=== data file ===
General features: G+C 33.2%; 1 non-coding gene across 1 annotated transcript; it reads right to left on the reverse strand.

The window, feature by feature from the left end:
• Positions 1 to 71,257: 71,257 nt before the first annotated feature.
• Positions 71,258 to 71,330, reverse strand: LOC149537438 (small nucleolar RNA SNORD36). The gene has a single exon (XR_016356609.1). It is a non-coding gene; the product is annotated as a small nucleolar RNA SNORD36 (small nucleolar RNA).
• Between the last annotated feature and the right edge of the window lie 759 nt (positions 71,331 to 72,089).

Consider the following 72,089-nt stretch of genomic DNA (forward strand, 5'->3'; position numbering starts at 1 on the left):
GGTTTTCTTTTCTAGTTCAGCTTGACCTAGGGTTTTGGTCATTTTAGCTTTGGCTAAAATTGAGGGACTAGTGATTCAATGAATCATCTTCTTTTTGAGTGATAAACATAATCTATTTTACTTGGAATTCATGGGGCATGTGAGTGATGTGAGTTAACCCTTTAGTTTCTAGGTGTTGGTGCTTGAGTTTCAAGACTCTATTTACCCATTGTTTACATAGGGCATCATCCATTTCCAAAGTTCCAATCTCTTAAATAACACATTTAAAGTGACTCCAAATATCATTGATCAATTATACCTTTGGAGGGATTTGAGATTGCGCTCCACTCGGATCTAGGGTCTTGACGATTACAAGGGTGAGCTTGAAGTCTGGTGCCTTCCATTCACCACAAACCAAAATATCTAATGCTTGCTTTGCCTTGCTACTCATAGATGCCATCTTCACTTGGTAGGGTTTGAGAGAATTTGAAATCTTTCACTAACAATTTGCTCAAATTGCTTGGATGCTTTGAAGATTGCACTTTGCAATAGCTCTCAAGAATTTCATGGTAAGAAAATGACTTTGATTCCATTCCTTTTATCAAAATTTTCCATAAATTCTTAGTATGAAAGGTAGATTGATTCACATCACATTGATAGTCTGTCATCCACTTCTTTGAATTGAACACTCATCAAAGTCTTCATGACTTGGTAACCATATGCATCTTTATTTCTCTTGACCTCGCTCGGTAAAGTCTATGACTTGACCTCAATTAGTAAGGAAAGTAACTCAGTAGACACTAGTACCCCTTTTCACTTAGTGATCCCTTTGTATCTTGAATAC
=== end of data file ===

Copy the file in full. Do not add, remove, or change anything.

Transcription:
General features: G+C 33.2%; 1 non-coding gene across 1 annotated transcript; it reads right to left on the reverse strand.

The window, feature by feature from the left end:
• Positions 1 to 71,257: 71,257 nt before the first annotated feature.
• Positions 71,258 to 71,330, reverse strand: LOC149537438 (small nucleolar RNA SNORD36). The gene has a single exon (XR_016356609.1). It is a non-coding gene; the product is annotated as a small nucleolar RNA SNORD36 (small nucleolar RNA).
• Between the last annotated feature and the right edge of the window lie 759 nt (positions 71,331 to 72,089).

Consider the following 72,089-nt stretch of genomic DNA (forward strand, 5'->3'; position numbering starts at 1 on the left):
GGTTTTCTTTTCTAGTTCAGCTTGACCTAGGGTTTTGGTCATTTTAGCTTTGGCTAAAATTGAGGGACTAGTGATTCAATGAATCATCTTCTTTTTGAGTGATAAACATAATCTATTTTACTTGGAATTCATGGGGCATGTGAGTGATGTGAGTTAACCCTTTAGTTTCTAGGTGTTGGTGCTTGAGTTTCAAGACTCTATTTACCCATTGTTTACATAGGGCATCATCCATTTCCAAAGTTCCAATCTCTTAAATAACACATTTAAAGTGACTCCAAATATCATTGATCAATTATACCTTTGGAGGGATTTGAGATTGCGCTCCACTCGGATCTAGGGTCTTGACGATTACAAGGGTGAGCTTGAAGTCTGGTGCCTTCCATTCACCACAAACCAAAATATCTAATGCTTGCTTTGCCTTGCTACTCATAGATGCCATCTTCACTTGGTAGGGTTTGAGAGAATTTGAAATCTTTCACTAACAATTTGCTCAAATTGCTTGGATGCTTTGAAGATTGCACTTTGCAATAGCTCTCAAGAATTTCATGGTAAGAAAATGACTTTGATTCCATTCCTTTTATCAAAATTTTCCATAAATTCTTAGTATGAAAGGTAGATTGATTCACATCACATTGATAGTCTGTCATCCACTTCTTTGAATTGAACACTCATCAAAGTCTTCATGACTTGGTAACCATATGCATCTTTATTTCTCTTGACCTCGCTCGGTAAAGTCTATGACTTGACCTCAATTAGTAAGGAAAGTAACTCAGTAGACACTAGTACCCCTTTTCACTTAGTGATCCCTTTGTATCTTGAATAC